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Toothed-Tree Leaf Identification

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autumn elm leaves. image by Solodovnikova Elena from Fotolia.com

Leaves are important distinguishing features and provide many essential details to the botanist when attempting to identify a tree. One piece of information gathered concerns the shape of the leaf margins. Many trees have jagged or "toothed" edges to their leaves, and this information immediately helps you to narrow down the identification of your tree to a more reasonable number of possible species.

Types

There are several types of toothed leaves based on the size, direction and regularity of the teeth, according to the Penn State University Leaf Identification website. Dentate margins point outward, and serrate point toward the tip of the leaf. Crenate margins have rounded teeth. Incised margins are sharper and pointier than the rest and the teeth have irregular sizes.

  • Leaves are important distinguishing features and provide many essential details to the botanist when attempting to identify a tree.
  • There are several types of toothed leaves based on the size, direction and regularity of the teeth, according to the Penn State University Leaf Identification website.

Misconceptions

Other types of leaf margin closely resemble toothed leaves, but botanists identify them differently. Lobed leaves have deep indentations. Oak leaves are a familiar example of a lobed leaf. Sinuate and undulate leaves have wavy margins without the distinct teeth that you see on crenate margins.

Features

Once you've identified the type of leaf margin, you need to collect additional information about the leaf. Note its size, shape, color and texture. Study how the leaf veins are arranged. Do they all come from a single point at the base of the leaf or do they extend from the midrib? If you can inspect the tree it came from, look at how it is arranged with respect to other leaves on the stem or branch. Collect as many observations as you can about the leaf and, if possible, the tree it came from.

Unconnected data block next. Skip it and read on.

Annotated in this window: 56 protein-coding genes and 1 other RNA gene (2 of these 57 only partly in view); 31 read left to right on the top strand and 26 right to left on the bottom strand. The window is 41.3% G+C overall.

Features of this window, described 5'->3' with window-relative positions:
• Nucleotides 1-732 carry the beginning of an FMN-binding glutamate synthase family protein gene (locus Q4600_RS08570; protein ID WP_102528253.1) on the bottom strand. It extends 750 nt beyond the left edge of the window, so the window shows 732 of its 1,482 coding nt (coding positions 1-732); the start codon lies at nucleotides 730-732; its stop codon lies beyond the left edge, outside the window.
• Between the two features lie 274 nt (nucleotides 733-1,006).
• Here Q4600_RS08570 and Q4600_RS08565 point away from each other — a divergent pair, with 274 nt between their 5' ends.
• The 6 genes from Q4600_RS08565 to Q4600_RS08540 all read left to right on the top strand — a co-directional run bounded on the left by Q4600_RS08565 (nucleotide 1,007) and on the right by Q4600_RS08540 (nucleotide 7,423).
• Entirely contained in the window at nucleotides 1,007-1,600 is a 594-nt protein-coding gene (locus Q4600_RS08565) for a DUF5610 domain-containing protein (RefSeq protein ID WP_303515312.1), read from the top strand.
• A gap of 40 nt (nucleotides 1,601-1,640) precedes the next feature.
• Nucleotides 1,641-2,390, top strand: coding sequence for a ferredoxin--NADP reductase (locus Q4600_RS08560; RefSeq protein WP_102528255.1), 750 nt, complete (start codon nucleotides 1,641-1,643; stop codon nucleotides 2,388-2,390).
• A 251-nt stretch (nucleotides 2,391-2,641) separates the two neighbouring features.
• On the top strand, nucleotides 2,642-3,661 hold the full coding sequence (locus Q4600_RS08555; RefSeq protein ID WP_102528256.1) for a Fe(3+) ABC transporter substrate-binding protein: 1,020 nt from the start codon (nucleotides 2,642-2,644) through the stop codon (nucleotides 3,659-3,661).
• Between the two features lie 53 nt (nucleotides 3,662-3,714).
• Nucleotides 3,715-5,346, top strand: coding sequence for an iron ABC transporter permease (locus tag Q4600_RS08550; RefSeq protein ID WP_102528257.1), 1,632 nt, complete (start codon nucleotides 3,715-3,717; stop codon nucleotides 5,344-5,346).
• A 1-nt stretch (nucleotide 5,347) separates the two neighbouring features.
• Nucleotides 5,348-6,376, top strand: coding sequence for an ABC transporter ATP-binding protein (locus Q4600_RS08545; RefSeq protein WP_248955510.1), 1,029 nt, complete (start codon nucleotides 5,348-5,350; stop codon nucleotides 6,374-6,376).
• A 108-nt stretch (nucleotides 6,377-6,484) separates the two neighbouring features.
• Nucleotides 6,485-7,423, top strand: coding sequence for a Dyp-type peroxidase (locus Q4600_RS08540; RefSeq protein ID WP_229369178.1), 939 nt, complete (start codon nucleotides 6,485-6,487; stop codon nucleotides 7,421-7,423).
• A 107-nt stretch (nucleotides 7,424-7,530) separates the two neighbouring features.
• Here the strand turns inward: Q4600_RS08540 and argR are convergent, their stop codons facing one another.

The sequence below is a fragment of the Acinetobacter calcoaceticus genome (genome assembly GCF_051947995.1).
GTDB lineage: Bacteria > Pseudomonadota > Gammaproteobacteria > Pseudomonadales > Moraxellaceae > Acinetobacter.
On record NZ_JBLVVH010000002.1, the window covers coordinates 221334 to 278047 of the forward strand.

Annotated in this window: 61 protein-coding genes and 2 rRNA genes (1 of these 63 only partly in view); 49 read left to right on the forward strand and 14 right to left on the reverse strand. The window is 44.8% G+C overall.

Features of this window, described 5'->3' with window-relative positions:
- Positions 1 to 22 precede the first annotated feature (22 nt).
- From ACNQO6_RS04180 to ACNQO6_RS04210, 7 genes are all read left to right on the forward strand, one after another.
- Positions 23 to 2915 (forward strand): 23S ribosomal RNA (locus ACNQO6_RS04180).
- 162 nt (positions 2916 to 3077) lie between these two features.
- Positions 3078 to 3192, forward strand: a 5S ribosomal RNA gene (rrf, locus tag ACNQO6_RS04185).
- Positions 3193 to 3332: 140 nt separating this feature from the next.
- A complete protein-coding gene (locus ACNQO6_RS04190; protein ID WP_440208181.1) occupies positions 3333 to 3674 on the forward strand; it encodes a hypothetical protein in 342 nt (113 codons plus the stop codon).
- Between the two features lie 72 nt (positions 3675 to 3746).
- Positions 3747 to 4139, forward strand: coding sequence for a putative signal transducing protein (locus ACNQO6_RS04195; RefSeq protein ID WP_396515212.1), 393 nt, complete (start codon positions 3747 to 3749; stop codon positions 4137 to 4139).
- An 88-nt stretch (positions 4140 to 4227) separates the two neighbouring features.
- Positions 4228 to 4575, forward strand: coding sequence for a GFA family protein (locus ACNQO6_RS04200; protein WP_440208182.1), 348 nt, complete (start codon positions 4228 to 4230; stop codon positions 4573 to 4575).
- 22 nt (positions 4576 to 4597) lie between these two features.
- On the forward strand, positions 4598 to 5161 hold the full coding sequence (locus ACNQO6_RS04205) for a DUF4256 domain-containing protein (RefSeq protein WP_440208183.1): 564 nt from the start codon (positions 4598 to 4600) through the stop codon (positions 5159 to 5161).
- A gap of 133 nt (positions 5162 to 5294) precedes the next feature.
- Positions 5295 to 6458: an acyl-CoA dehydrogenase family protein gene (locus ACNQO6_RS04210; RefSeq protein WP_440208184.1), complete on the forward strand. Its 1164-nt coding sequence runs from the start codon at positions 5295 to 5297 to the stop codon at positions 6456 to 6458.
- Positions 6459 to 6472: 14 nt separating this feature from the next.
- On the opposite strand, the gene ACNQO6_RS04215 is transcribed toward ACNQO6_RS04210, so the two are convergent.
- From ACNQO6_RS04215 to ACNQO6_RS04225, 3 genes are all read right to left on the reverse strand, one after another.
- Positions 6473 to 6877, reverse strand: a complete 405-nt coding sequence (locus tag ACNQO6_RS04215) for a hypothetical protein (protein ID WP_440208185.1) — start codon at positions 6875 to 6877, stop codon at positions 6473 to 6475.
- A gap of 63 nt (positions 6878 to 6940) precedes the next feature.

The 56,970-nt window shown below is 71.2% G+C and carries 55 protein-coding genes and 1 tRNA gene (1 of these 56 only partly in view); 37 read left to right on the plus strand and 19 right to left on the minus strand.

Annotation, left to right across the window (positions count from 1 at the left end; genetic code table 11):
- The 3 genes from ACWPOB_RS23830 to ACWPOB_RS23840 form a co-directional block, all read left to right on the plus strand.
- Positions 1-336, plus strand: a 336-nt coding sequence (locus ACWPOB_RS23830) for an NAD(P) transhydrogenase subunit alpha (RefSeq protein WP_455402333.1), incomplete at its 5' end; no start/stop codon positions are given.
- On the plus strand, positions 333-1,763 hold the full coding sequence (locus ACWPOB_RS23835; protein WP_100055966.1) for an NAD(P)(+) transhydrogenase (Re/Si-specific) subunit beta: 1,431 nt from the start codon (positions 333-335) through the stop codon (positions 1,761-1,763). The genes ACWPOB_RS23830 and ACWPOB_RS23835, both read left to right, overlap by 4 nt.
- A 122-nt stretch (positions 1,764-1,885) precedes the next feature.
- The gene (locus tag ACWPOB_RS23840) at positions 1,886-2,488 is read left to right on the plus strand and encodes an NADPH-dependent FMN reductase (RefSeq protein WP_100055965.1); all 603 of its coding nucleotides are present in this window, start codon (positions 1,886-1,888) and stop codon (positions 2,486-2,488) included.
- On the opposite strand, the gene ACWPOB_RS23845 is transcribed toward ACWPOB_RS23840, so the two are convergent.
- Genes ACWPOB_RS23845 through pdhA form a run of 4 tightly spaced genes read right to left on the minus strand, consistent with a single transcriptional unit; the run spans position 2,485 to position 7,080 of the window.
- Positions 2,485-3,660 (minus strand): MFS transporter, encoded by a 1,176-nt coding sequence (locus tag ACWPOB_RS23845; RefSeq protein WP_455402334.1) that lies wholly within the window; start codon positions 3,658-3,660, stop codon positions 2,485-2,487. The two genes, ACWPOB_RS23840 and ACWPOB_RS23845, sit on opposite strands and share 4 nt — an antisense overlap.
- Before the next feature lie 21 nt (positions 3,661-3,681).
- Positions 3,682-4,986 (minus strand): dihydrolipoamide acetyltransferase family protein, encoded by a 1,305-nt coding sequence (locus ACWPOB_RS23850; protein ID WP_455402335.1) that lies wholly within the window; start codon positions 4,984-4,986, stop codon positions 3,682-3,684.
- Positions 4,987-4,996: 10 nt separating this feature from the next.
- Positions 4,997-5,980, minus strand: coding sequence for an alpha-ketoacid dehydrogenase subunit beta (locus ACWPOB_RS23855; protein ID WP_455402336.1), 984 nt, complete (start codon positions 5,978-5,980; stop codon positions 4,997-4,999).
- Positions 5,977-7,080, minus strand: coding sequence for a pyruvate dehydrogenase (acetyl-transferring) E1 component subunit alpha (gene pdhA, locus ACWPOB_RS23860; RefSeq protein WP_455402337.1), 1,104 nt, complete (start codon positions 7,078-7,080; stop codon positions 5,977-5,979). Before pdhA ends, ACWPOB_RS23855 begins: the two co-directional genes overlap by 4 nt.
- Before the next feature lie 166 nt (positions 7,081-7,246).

• Other types of leaf margin closely resemble toothed leaves, but botanists identify them differently.
  • If you can inspect the tree it came from, look at how it is arranged with respect to other leaves on the stem or branch.

Trees

Once you've collected as many observations as possible about your leaf, you will need to match it up with a possible tree species. Knowing that the leaf is toothed immediately eliminates some species, such as the magnolia, that never have toothed leaves. Other tree families have some species with toothed leaves, according to George A. Petrides' field guide "Eastern Trees," and these include ash, walnut, sumac, willow and most fruit trees. Some tree families always have toothed leaves: hickory, poplar, elm, beech, chestnut, birch and alder. Beginning with these families, you can begin to hone in on a possible identity for your tree.

Tools

To identify your tree, turn to a field guideā€“a book with illustrations and detailed descriptions of individual species and families. Public libraries generally hold a good collection of field guides; universities, museums and nature enthusiasts have online versions. Once you've identified a possible species, use the field guide to learn more about the tree. Make sure the details match what you know about the tree that the leaf came from. For example, if you live in Minnesota, it is unlikely that your leaf comes from a crabwood tree, a toothed-leaf tree native only to southern Florida.

  • Once you've collected as many observations as possible about your leaf, you will need to match it up with a possible tree species.

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